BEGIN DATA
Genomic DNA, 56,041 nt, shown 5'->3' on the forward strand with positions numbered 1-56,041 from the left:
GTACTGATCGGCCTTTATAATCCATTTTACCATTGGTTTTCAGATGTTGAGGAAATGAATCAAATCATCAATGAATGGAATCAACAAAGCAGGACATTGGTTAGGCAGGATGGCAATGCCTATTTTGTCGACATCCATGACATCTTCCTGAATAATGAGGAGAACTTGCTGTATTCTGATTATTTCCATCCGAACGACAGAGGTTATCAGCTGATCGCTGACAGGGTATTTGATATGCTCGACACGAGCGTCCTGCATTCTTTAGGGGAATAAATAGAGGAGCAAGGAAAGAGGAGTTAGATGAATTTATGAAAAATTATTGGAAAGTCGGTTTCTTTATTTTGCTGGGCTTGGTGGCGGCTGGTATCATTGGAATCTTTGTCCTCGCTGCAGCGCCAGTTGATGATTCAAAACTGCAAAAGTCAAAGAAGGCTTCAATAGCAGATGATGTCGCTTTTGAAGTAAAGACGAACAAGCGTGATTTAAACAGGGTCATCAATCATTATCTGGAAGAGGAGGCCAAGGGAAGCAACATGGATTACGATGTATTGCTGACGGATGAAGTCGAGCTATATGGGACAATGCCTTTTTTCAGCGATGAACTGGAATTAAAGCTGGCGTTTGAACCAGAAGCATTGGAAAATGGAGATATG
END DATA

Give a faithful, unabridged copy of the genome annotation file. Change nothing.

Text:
Genomic DNA, 56,041 nt, shown 5'->3' on the forward strand with positions numbered 1-56,041 from the left:
GTACTGATCGGCCTTTATAATCCATTTTACCATTGGTTTTCAGATGTTGAGGAAATGAATCAAATCATCAATGAATGGAATCAACAAAGCAGGACATTGGTTAGGCAGGATGGCAATGCCTATTTTGTCGACATCCATGACATCTTCCTGAATAATGAGGAGAACTTGCTGTATTCTGATTATTTCCATCCGAACGACAGAGGTTATCAGCTGATCGCTGACAGGGTATTTGATATGCTCGACACGAGCGTCCTGCATTCTTTAGGGGAATAAATAGAGGAGCAAGGAAAGAGGAGTTAGATGAATTTATGAAAAATTATTGGAAAGTCGGTTTCTTTATTTTGCTGGGCTTGGTGGCGGCTGGTATCATTGGAATCTTTGTCCTCGCTGCAGCGCCAGTTGATGATTCAAAACTGCAAAAGTCAAAGAAGGCTTCAATAGCAGATGATGTCGCTTTTGAAGTAAAGACGAACAAGCGTGATTTAAACAGGGTCATCAATCATTATCTGGAAGAGGAGGCCAAGGGAAGCAACATGGATTACGATGTATTGCTGACGGATGAAGTCGAGCTATATGGGACAATGCCTTTTTTCAGCGATGAACTGGAATTAAAGCTGGCGTTTGAACCAGAAGCATTGGAAAATGGAGATATG